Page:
Who were the Khmer Bleu?


Who were the Khmer Bleu? If you are reading this, I will assume you know exactly who the Khmer Rouge are, but just in case we will give some backstory. 

The Khmer are the majority people that inhabit what we call Cambodia. Cambodia themselves call their country Kampuchea, something that would come to play when Pol Pot eventually took over the country.

King Sihanouk then running the country as a one party state referred to leftist Cambodians as Khmer Rouge, rouge meaning red in the Khmer language, so “Red Cambodians”.

In later times the phrase specifically pertained to the regime and insurgency of Pol Pot, an irony during the 1980’s then Cambodia was under an actual communist government, namely the Peoples Republic of Kampuchea. 

To read about the SEA Games in Cambodia click here.

Who were the Khmer Bleu?

Essentially the Khmer Bleu, or Blue Cambodians were the polar opposite of the Khmer Rouge. The Khmer Bleu, or to give them their correct title The Khmer Serei (Khmer: ខ្មែរសេរី) were thus a blue, or right-wing insurgency in Cambodia that existed until the overthrow of King Sihanouk in 1970.

Their name was also coined by Sihanouk and meant in a derogatory way, but their defeat is no longer in popular parlance, nor is much known about the organization. 

What were the Khmer Serei?

Much like the Khmer Rouge were in actual fact the Communist Party of Kampuchea, the Khmer Bleu were in fact the Khmer Serei.

The rebel group ironically comes from the same lineage as the Khmer Rouge, both having their roots in the anti-colonial struggle of the Khmer Issarak. Initially, this group consisted of people across the political spectrum, but as Vietnamese influence increased so did the leftist nature of the group.

This led to schisms and the founding of the group by Khmer nationalist Son Ngoc Thanh. In 1959 he published ‘The Manifesto of the Khmer Serei’. This document claimed that Sihanouk was turning Cambodia “communistic”. At the time Cambodia was ruled under Sihanouk’s “Buddhist Socialist “ principles. He also enjoyed cordial ties with China and North Korea, communist though he very much was not.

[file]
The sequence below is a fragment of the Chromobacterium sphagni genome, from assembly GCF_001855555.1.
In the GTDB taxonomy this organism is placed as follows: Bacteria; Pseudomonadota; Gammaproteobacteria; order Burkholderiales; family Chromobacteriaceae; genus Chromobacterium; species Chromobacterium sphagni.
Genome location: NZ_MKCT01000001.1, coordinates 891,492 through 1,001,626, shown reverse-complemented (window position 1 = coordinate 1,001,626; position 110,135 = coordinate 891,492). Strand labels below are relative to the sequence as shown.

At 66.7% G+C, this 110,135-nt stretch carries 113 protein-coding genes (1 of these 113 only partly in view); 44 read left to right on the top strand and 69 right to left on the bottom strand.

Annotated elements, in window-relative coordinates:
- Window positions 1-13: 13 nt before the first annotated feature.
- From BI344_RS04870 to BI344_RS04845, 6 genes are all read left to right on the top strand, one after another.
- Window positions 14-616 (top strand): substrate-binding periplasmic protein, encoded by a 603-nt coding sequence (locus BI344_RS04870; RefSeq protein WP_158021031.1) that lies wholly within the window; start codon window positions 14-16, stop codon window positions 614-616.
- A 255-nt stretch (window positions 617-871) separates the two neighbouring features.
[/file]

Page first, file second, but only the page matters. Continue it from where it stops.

To read about the friendship between Sihanouk and Kim Il-Sung click here

His group thus started a paradoxical anti-royalist and anti-communist insurgency ironically filed and funded by the Kingdom of Thailand and perhaps less ironically alleged support from the Central Inelegance Agency (CIA). 

Was Sihanouk too leftist?

Quite simply no he wasn’t, but this should also be seen through the prism of cold war history. He was friends with China and North Korea, as well as holding cordial relations with the Vietnamese. Overall though he was neutral trying to keep Cambodia out of big power politics.

At the time though this was not how the west saw it and essentially an “If you’re not with us you’re against us” mentality ensued. 

Yet while the Khmer Bleu hated Sihanouk he seemed to hate them even more, seeing their existence as an almost personal affront. There is much documented evidence of massacres against members of the group. 

In reality, the group was never a threat to the regime, with those who were communists siding with the Khmer Rouge and those who were not preferring the status quo, something which would only change with the formation of the Khmer Republic. 

The end of the Khmer Bleu

The group as any kind of force ended in 1969 when they defected from their bases in South Vietnam to the Royal Cambodian government. Why they did this has been left open to much scholarly debate. 

Both theories though essentially state that they were sent as Trojan horses either by Son Ngoc Thanh, or the CIA as trojan horses against the army of Sihanouk. Both hold credence as by the following year Lon Nol had overthrown the government and created the Khmer Republic. 

The Khmer Seriei were duly disbanded by Son Ngoc Thanh who unsurprisingly pledged support for the new republican government. The Khmer Bleu officially at least were no more. 

The Khmer Bleu and the victory of Pol Pot

Ironically it was Khmer Bleu support for the republic and anti-Sihanouk sentiment that threw the popular leader into the holy alliance with the Khmer Rouge.  With hindsight, they surely had more in common with Sihanouk than the Khmer Rouge did. 

Alas despite their anti-communist rhetoric they were to be a driving force in the victory of the Khmer Rouge under the titular leadership of Sihanouk, the slaughter that followed, as well as the morphing of the country into the Vietnamese dominated People’s Republic of Kampuchea. 

Son Ngoc Thanh fled to Saigon where he was captured after its fall and was to eventually die in prison. Any other members left in the country would have likely perished under the Pol Pot regime, being the very epitome of what they considered traitors to the country.  

Son Ngoc Thanh is a largely forgotten figure now, with those that do remember him seeing him largely as a foreign puppet.